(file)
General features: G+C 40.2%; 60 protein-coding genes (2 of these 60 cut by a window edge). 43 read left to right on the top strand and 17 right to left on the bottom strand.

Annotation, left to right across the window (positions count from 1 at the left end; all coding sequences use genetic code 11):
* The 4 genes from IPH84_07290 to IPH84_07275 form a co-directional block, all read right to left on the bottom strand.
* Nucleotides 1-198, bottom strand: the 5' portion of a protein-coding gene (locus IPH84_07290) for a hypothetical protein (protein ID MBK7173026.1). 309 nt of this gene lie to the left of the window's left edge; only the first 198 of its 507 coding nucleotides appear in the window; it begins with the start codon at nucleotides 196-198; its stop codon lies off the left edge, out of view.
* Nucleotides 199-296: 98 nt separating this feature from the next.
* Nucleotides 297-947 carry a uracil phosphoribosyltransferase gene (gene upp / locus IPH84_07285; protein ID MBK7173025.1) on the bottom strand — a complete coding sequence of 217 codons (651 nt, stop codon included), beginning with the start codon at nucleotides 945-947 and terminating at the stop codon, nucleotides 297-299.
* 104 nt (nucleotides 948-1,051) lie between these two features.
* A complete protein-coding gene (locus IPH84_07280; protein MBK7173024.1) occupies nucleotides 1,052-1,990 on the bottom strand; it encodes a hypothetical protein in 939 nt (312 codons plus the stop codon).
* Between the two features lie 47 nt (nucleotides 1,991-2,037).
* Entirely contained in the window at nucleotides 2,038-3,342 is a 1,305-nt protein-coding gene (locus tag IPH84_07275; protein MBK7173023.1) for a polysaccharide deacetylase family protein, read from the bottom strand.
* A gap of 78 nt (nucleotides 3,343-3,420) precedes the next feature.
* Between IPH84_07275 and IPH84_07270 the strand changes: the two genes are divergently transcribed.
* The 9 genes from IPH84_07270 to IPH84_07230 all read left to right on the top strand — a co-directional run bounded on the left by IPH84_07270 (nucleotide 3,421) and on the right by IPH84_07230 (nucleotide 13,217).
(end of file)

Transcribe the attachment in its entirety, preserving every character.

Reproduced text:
General features: G+C 40.2%; 60 protein-coding genes (2 of these 60 cut by a window edge). 43 read left to right on the top strand and 17 right to left on the bottom strand.

Annotation, left to right across the window (positions count from 1 at the left end; all coding sequences use genetic code 11):
* The 4 genes from IPH84_07290 to IPH84_07275 form a co-directional block, all read right to left on the bottom strand.
* Nucleotides 1-198, bottom strand: the 5' portion of a protein-coding gene (locus IPH84_07290) for a hypothetical protein (protein ID MBK7173026.1). 309 nt of this gene lie to the left of the window's left edge; only the first 198 of its 507 coding nucleotides appear in the window; it begins with the start codon at nucleotides 196-198; its stop codon lies off the left edge, out of view.
* Nucleotides 199-296: 98 nt separating this feature from the next.
* Nucleotides 297-947 carry a uracil phosphoribosyltransferase gene (gene upp / locus IPH84_07285; protein ID MBK7173025.1) on the bottom strand — a complete coding sequence of 217 codons (651 nt, stop codon included), beginning with the start codon at nucleotides 945-947 and terminating at the stop codon, nucleotides 297-299.
* 104 nt (nucleotides 948-1,051) lie between these two features.
* A complete protein-coding gene (locus IPH84_07280; protein MBK7173024.1) occupies nucleotides 1,052-1,990 on the bottom strand; it encodes a hypothetical protein in 939 nt (312 codons plus the stop codon).
* Between the two features lie 47 nt (nucleotides 1,991-2,037).
* Entirely contained in the window at nucleotides 2,038-3,342 is a 1,305-nt protein-coding gene (locus tag IPH84_07275; protein MBK7173023.1) for a polysaccharide deacetylase family protein, read from the bottom strand.
* A gap of 78 nt (nucleotides 3,343-3,420) precedes the next feature.
* Between IPH84_07275 and IPH84_07270 the strand changes: the two genes are divergently transcribed.
* The 9 genes from IPH84_07270 to IPH84_07230 all read left to right on the top strand — a co-directional run bounded on the left by IPH84_07270 (nucleotide 3,421) and on the right by IPH84_07230 (nucleotide 13,217).